By Sally Greenberg, NCL Executive Director
While American workers struggle to organize and form unions, and the number of unionized workers in the United States grows smaller, there’s some exciting news from the other side of the world. In the past two weeks, Chinese workers have held strikes against Honda, the automaker, at three different plants. The Chinese government, normally intolerant of workers protesting working conditions, is allowing these Honda workers to express their discontent. This may be because Honda is a Japanese company, and anti-Japanese sentiment lingers in China even decades after World War II.
At one of the auto parts plants in southeastern China, 1,700 workers are hoping to see their wages doubled. What is particularly interesting is that the strikers are apparently engaged in sophisticated and democratic union organizing, electing shop stewards, and are demanding the right to form trade unions to be separate from Chinese government-controlled national federation of trade unions.
Two of the plants targeted by strikers have opened back up, with workers winning significant wage increases. Workers at the third plant are demanding the same wage hikes, and labor shortages are giving strikers stronger bargaining power.
But it is really disturbing to learn about the conditions under which they work for Honda, which has a pretty good reputation in the United States as a forward-looking company. These conditions harken back to America’s sweatshops of a century ago – workplaces that NCL’s Florence Kelley fought so hard to reform. The Honda plants require employees, most of whom are in their 20s and more than half of whom are women, to stand for 8 hours at a time; pregnant women are allowed to sit only in their last trimester. Salaries are about $132 for a 42-hour-week, which is minimum wage in Zhongshan, where the current strike is taking place. Workers are forbidden from speaking when they work – which is apparently common in Chinese workplaces – and they have to obtain passes before using the restrooms. And this strike began because a female worker appeared at the factory wearing her badge incorrectly and when she talked back to the guard for turning her away he shoved her to the ground. Workers live near the factories in tiny, 100-square-foot apartments, for which they pay more than 25 percent of their salary – or $44 a month.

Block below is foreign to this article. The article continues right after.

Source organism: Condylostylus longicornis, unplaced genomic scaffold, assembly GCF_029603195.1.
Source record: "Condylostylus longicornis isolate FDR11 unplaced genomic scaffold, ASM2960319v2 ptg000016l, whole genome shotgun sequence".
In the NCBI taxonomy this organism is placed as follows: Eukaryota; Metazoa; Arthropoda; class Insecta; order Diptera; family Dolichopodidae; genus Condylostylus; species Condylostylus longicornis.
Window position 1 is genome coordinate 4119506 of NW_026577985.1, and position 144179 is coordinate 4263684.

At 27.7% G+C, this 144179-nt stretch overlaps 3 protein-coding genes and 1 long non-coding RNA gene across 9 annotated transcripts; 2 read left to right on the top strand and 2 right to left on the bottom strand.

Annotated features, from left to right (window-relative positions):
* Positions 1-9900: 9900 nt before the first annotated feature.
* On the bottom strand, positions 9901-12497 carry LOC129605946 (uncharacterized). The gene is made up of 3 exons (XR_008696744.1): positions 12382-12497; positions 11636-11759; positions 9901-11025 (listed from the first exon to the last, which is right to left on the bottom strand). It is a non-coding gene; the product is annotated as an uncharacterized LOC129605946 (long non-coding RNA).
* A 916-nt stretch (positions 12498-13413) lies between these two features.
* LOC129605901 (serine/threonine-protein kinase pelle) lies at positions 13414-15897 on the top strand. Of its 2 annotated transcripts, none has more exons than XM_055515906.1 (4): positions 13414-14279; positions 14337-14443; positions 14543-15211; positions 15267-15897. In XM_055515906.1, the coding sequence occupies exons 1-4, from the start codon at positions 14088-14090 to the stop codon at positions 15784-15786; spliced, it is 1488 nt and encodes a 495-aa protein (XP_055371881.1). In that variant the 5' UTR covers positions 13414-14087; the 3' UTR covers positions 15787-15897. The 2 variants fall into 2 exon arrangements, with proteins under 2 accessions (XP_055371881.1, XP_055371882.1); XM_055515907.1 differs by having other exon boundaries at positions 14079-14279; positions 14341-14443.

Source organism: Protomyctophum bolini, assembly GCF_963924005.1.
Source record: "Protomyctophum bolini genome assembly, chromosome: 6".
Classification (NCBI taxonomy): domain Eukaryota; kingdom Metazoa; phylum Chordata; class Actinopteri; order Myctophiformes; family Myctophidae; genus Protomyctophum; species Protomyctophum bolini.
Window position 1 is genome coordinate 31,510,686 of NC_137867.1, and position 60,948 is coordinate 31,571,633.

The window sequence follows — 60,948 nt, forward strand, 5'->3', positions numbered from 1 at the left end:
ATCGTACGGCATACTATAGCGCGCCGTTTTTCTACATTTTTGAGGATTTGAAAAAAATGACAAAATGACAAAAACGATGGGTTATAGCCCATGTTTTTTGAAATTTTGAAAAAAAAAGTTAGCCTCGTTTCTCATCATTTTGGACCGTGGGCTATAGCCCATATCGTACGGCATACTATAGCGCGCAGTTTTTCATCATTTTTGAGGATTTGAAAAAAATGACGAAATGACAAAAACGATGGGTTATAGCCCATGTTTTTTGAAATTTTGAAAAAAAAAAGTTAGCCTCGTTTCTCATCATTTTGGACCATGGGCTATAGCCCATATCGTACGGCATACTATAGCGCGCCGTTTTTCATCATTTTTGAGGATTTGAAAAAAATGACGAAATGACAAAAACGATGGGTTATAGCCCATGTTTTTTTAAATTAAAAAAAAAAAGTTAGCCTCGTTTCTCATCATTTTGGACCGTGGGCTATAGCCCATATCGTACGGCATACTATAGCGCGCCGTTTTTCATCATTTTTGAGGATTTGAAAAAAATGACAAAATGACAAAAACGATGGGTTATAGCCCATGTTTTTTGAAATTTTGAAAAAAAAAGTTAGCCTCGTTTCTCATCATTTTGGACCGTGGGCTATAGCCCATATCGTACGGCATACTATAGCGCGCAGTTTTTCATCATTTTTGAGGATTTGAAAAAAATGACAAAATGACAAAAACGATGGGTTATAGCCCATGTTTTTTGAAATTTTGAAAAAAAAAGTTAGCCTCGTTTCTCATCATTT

Reforms in both salary and working conditions are clearly long overdue for these Chinese workers, and it is their good fortune that labor shortages will give them stronger bargaining power.
American consumers should be far better informed about the conditions under which the products we buy are made. The Honda plant in Zhongshan is a case in point; Honda needs to abide by an international standard of treatment for workers – and negotiate fairly in responding to the modest demands of the Chinese auto parts makers.